Thursday, September 4, 2014

An Open Letter to PBS

Dear PBS:

You recently showed a special on your channel called After Tiller. It was a delightful view into the lives of late-term abortionists, people who perform abortion procedures on viable fetuses. Many bloggers and Internet personalities weighed in on the various moral implications of late-term abortion, mostly focused on whether it's really good to be able to kill persons who could otherwise live on their own. But you managed to dodge that argument spectacularly, by focusing on the abortion of disabled fetuses, framed as merciful and compassionate. You wouldn't want those fetuses to live painful, possible lesser lives compared to their able-bodied counterparts, would you?

Oh, no! It's a human who isn't perfect! KILL IT WITH FIRE!
PBS, this is, respectfully, absolute bullshit.

Please stop dressing up eugenics in empathy. Aborting the disabled isn't mercy. It's murder. Stop hiding behind your veneer of compassion. You're advocating for the slaughter of innocents simply because they don't fit in with your idea of "perfect" humanity. And you're not the only one to blame for this. From Richard Dawkins and his disgusting comment about how aborting a pre-born child with Down Syndrome was the morally correct thing to do, to a culture that glorifies both physical perfection and fiscal success, the disabled are rapidly becoming the most at-risk group within the population. Who are you, who are they, to determine who worthy of life and who is worthy of death? Who is anyone here on Earth to say that some people deserve to be dismembered because their lives will be different from yours? How arrogant is that?

Like, y'know, the attitude that people like me deserve to die for something that isn't our fault. 
Many say that, in aborting disabled babies, they are saving them from a "poor quality of life." But what does that even mean? As a disabled person, I know that I won't really accomplish much in life. I will have a very hard time making it through college. I probably will not get a decent job, since I can neither walk nor sit for long periods of time without pain. And oh, yeah, the pain! Ravenous, treacherous, biting and burning and tearing its way through my body, my disease is attacking every system of my body and leaving naught but crumbling brokenness in its wake.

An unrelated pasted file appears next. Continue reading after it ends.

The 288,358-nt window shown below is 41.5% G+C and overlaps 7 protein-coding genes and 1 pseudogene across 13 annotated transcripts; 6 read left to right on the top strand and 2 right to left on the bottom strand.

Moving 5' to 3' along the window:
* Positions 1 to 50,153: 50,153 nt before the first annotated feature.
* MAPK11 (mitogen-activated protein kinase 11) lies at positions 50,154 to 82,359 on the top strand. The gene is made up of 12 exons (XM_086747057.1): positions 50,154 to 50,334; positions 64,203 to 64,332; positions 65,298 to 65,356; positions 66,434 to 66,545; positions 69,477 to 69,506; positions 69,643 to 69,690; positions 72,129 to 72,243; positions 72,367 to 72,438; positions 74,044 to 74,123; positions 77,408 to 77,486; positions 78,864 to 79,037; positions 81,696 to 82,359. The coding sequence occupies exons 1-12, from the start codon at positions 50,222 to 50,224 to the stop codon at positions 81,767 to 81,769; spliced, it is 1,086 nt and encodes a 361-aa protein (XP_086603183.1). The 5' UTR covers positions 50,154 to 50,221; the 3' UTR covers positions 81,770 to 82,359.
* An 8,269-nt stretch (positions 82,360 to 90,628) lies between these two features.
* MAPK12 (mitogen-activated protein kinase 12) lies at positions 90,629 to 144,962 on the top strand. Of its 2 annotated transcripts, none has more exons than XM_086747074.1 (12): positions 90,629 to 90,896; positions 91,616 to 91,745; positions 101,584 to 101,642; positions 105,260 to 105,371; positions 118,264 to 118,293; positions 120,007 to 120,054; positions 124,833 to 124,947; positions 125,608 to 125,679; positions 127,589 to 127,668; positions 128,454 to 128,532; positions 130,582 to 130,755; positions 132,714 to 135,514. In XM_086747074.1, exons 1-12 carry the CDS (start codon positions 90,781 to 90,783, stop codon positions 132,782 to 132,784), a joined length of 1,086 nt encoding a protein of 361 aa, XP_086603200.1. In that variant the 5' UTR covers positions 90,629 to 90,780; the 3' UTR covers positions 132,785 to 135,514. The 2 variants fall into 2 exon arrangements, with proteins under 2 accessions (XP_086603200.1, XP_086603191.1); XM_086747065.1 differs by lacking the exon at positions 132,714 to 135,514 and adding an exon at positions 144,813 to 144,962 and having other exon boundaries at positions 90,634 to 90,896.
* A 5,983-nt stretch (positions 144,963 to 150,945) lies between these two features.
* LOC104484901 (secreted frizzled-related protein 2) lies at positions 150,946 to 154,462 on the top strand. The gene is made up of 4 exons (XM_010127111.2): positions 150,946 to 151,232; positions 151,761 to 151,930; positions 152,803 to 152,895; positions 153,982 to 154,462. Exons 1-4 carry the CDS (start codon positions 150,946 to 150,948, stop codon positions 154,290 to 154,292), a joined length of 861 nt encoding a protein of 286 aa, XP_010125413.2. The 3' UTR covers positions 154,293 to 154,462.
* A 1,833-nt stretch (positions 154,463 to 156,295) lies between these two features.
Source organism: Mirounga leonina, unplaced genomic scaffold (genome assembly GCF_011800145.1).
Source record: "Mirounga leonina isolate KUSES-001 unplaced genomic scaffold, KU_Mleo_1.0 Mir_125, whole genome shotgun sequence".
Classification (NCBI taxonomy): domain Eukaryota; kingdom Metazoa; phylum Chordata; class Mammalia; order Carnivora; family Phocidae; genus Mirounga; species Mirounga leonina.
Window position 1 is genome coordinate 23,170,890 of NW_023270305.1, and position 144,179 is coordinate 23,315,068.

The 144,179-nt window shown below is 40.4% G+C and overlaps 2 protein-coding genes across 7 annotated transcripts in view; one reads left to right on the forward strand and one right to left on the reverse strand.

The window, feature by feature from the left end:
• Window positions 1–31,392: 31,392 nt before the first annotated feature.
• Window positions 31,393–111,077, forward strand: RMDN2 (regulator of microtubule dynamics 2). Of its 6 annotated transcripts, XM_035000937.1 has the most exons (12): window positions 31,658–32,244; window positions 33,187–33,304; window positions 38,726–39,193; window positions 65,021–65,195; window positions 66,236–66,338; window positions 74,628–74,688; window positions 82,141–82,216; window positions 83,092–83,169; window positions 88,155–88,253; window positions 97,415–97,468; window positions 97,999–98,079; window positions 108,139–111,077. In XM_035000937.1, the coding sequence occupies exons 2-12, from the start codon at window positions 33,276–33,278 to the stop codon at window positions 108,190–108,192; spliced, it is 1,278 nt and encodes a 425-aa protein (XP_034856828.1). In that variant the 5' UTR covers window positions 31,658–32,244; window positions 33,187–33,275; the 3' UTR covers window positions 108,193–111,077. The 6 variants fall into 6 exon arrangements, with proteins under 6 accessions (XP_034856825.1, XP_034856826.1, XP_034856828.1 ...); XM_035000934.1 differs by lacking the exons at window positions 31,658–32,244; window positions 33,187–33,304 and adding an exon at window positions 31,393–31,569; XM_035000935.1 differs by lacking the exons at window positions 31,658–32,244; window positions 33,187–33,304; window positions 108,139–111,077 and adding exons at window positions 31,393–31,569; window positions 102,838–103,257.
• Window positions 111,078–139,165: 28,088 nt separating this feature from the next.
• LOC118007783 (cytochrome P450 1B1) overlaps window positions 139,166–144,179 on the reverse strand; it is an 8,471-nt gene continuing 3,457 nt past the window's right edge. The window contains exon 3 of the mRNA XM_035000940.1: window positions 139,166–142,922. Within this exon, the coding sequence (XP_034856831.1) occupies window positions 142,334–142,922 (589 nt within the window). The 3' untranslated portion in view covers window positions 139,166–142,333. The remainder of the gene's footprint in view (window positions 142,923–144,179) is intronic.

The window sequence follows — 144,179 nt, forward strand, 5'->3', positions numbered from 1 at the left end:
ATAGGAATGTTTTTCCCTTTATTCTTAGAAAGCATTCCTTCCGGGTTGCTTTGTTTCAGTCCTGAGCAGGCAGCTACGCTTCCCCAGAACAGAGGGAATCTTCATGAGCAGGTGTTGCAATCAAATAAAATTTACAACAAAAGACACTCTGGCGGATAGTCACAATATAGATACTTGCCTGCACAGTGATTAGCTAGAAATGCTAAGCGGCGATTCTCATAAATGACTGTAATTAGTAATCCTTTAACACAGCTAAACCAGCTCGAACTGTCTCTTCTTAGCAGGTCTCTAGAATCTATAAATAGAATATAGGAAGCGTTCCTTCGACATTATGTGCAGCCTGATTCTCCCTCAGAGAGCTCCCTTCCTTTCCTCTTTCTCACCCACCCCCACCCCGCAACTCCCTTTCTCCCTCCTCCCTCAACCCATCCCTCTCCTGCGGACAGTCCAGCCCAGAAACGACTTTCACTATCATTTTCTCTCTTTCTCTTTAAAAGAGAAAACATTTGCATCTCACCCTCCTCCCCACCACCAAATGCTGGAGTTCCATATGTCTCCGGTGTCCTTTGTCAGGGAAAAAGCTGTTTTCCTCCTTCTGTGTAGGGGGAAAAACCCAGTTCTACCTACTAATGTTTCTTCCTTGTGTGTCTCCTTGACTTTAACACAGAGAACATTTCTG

So, why not kill me? What is the real difference between me and the children you murdered on national television? One of us has slipped through a birth canal alive and in one piece, the others did not, but is that all that separates human me from inhuman them? We have the same potential, in the end, the same viability. Is their position in the world what really makes it O.K. for them to be awakened by knives slicing their limbs off, and a vacuum sucking the pieces away? In what world is brutally hacking a child apart a viable alternative to letting him enjoy the sunshine, hear the birds, laugh and smile and be loved?

And we do enjoy life. Yes, we are in pain. Yes, we might be deaf or blind or have limited mental capacities or advanced physical disabilities, but what isn't disabled is our ability to experience life. It can definitely be hard to raise a child with disabilities; it can be exhausting and thankless. But that child has as much a right to live as any other person. He might be different from you, but difference doesn't take away that right. And here, PBS, your biggest act of hypocrisy comes to light. In a ridiculous yet appalling contrast, every morning, through shows like Sesame Street and Daniel Tiger's Neighborhood, you show the disabled as valuable, lovable, even "normal" members of society who are ultimately no different from the able-bodied characters. Yet, in the evening, you can use After Tiller to show the disabled as burdens who must be escaped from and destroyed at any cost.

Real integrity would be dismembering these two on-air. I mean, neither of them is really human, right? 
You can't have it both ways, PBS. We're either a hopeless burden or we're a priceless treasure, but you can't tell us that we're both. And frankly, this is one disabled person who is tired of you and the culture thinking that you can.

Yours in brownies,



  1. I totally read this. And comprehended. And agree.

  2. Bravo, Tatiana! I can find disagreement with only one sentence: "...I know that I won't really accomplish much in life." Oh... no, you don't know that at all. I'd bet my last chocolate truffle on the likelihood that you will accomplish MUCH, and blessed things, and God will make good use of your life.

  3. Definitely worthwhile article !!! Everyone has their own strengths !!! Everyone has a purpose !!!

  4. Good for you Tatiana for calling the so called intellectuals out on their hypocrisy. I too get really irritated when they fawn all over my daughter with Down syndrome now that she is born while advocate the abortion of babies like her before they are born, even as they are nearly born.

  5. My sister was strongly advised to abort her first child by her doctors. They were convinced she would be disabled and my sister refused. She delivered 2 month premature. The doctors were now convinced that the babys lungs would not be fully developed and that she would need to remain in an incubator and on a respirator. They were wrong all around. My niece was not disabled in any way. My niece was able to leave the hospital the day after she was born. My niece was the healthiest baby one could possibly hope for and one of the brightest minds in her class. Even if people were to buy into the idea that aborting disabled fetus is the right thing to do (which I disagree with) doctors are often wrong. They could misdiagnos a fetus just like they misdiagnosed my unborn niece who is now a happy healthy college sophomore.